You wake up in the morning, and there’s ringing in your ears. They were fine yesterday so that’s peculiar. So you start thinking about likely causes: you haven’t been working in the workshop (no power tools have been around your ears), you haven’t been listening to your music at an excessive volume (it’s all been very moderate of late). But your head was aching yesterday, and you did take some aspirin last night.
Could it be the aspirin?
And that possibility gets your brain going because maybe it is the aspirin. And you recall, somewhere in the deeper recesses of your memory, hearing that certain medicines were connected with reports of tinnitus. Is one of those medications aspirin? And if so, should you stop taking it?
What’s The Connection Between Tinnitus And Medications?
Tinnitus is one of those disorders that has long been reported to be associated with a variety of medications. But those rumors aren’t quite what you’d call well-founded.
The common thought is that tinnitus is widely viewed as a side effect of a diverse range of medicines. But the reality is that only a few medicines lead to tinnitus symptoms. So why do so many people believe tinnitus is such a common side effect? Well, there are a couple of hypotheses:
- Beginning a new medication can be stressful. Or, in some situations, it’s the root cause, the thing that you’re taking the medication to deal with, that is stressful. And stress is a typical cause of (or exacerbator of) tinnitus symptoms. So it isn’t medicine producing the tinnitus. It’s the stress of the entire ordeal, though the confusion between the two is rather understandable.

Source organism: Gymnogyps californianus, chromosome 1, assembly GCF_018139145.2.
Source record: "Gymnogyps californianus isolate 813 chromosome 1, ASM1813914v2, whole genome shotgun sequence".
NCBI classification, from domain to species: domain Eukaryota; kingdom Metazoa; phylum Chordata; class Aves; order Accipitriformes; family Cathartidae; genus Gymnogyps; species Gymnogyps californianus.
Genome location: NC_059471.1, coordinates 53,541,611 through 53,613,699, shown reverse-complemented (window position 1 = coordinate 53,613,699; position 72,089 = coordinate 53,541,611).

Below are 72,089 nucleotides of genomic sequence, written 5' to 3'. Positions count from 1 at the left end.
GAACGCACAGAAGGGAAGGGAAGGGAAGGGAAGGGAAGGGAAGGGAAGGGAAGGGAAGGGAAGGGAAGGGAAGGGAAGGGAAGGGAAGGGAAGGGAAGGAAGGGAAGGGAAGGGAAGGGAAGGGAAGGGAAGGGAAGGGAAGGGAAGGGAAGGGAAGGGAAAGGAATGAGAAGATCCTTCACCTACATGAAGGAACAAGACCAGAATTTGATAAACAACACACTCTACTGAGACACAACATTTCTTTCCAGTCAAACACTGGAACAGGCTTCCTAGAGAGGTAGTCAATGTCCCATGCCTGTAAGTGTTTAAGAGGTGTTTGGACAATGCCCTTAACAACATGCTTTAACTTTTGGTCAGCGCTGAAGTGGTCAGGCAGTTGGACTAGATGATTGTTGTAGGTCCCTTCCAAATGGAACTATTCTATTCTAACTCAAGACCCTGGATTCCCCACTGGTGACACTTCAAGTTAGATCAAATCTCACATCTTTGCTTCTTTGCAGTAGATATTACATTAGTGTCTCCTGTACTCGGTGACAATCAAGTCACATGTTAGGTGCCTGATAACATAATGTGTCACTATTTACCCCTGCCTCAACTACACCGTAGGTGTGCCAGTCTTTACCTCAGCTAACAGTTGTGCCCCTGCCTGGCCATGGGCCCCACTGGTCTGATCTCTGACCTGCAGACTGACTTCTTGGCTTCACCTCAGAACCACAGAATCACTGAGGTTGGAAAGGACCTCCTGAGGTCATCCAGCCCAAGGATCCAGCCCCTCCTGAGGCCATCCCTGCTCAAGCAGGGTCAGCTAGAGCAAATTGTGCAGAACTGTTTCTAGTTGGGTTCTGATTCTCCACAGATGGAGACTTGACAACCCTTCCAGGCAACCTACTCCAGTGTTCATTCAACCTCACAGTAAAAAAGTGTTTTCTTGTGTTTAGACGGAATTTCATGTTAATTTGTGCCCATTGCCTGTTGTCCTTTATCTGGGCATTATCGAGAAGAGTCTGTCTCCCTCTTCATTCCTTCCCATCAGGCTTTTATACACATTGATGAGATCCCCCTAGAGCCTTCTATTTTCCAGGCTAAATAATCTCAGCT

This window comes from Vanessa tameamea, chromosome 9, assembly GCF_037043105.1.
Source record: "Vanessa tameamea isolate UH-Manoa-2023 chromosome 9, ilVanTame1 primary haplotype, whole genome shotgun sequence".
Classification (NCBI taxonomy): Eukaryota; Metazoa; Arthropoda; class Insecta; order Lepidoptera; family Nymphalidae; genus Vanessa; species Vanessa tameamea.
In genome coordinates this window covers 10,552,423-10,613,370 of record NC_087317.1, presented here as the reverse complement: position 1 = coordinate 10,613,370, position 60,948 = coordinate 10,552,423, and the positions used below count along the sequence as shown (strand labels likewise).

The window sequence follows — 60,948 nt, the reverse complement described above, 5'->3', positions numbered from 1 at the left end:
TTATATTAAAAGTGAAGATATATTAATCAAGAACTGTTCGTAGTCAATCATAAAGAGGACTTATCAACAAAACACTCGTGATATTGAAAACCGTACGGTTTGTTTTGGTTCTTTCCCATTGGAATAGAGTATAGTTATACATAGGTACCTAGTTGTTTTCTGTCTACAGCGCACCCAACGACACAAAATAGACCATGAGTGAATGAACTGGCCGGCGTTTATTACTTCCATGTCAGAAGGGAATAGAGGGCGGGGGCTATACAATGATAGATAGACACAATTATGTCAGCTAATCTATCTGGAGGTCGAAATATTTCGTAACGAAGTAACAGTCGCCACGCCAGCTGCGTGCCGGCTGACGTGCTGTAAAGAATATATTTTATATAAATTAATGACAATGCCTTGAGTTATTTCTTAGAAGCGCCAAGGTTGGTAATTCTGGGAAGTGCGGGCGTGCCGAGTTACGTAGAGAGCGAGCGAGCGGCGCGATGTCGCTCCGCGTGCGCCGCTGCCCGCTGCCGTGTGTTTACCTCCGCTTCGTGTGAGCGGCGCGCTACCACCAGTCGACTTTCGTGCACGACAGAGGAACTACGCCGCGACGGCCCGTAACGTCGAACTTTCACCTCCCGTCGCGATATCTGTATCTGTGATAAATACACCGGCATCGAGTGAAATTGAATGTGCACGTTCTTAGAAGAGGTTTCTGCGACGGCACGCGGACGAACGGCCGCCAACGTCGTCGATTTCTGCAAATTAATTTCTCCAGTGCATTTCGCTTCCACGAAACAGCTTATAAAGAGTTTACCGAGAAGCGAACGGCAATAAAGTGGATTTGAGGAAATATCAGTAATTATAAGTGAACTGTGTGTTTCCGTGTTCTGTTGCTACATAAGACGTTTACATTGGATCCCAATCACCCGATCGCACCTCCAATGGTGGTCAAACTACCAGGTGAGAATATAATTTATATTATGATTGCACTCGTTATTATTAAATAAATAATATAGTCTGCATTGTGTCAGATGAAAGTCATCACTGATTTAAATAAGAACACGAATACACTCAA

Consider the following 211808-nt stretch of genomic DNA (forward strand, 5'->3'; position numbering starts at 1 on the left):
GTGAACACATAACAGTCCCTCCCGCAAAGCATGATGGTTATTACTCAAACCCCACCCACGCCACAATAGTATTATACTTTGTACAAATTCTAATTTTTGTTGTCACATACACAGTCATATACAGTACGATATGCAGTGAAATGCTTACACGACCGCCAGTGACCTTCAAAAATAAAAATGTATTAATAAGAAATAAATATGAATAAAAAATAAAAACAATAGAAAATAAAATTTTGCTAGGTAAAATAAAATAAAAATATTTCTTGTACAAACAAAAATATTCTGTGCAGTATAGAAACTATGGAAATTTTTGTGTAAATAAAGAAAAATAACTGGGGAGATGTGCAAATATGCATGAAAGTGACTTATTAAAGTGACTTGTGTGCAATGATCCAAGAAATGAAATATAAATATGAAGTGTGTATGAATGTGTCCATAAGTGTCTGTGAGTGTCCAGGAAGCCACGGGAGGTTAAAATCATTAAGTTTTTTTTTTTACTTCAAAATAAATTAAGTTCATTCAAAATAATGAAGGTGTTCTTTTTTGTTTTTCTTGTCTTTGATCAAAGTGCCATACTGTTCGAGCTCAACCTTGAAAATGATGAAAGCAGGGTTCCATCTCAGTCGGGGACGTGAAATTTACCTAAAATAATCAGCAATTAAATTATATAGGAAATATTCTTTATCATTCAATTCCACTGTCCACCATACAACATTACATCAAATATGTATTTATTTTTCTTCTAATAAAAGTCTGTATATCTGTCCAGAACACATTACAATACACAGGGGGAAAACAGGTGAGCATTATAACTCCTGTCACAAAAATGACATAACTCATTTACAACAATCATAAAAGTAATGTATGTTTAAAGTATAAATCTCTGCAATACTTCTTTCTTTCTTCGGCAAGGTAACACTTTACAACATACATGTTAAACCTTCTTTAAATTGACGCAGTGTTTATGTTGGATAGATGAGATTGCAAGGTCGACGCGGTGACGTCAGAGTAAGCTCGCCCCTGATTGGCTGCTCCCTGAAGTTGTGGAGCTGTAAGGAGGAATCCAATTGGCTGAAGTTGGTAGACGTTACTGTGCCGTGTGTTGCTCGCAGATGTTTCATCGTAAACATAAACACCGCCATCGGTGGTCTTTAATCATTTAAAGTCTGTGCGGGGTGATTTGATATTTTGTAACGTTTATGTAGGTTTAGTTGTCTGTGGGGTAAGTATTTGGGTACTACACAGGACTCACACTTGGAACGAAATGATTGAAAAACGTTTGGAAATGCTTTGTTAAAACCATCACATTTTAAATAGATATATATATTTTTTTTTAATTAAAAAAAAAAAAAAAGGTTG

- The affliction of tinnitus is pretty prevalent. Persistent tinnitus is an issue for as many as 20 million people. Some coincidental timing is inevitable when that many people deal with tinnitus symptoms. Unrelated tinnitus symptoms can begin right around the same time as medication is used. It’s understandable that people would erroneously think that their tinnitus symptoms are being caused by medication because of the coincidental timing.
- Your blood pressure can be altered by many medicines which in turn can trigger tinnitus symptoms.
Which Medications Can Trigger Tinnitus?
There are a few medications that do have a well-founded (that is, scientifically proven) cause-and-effect relationship with tinnitus.
Strong Antibiotics And The Tinnitus Connection
There are a few antibiotics that have ototoxic (ear damaging) properties. These strong antibiotics are normally only used in extreme cases and are known as aminoglycosides. High doses have been proven to produce damage to the ears (including some tinnitus symptoms), so such dosages are usually avoided.
Blood Pressure Medicine
Diuretics are commonly prescribed for people who are dealing with hypertension (high blood pressure). Creating diuretics have been known to cause tinnitus-like symptoms, but usually at significantly higher doses than you may typically come across.
Ringing in The Ears Can be Produced by Taking Aspirin
And, yes, the aspirin could have been what triggered your tinnitus. But here’s the thing: Dosage is once again extremely important. Generally speaking, tinnitus happens at really high doses of aspirin. Tinnitus symptoms usually won’t be produced by standard headache dosages. But when you quit using high doses of aspirin, fortunately, the ringing tends to recede.
Check With Your Doctor
Tinnitus might be able to be caused by several other uncommon medications. And the interaction between some mixtures of medications can also create symptoms. So consulting your doctor about any medication side effects is the best plan.
You should also get examined if you begin noticing tinnitus symptoms. Maybe it’s the medication, and maybe it’s not. Frequently, hearing loss is present when tinnitus symptoms appear, and treatments like hearing aids can help.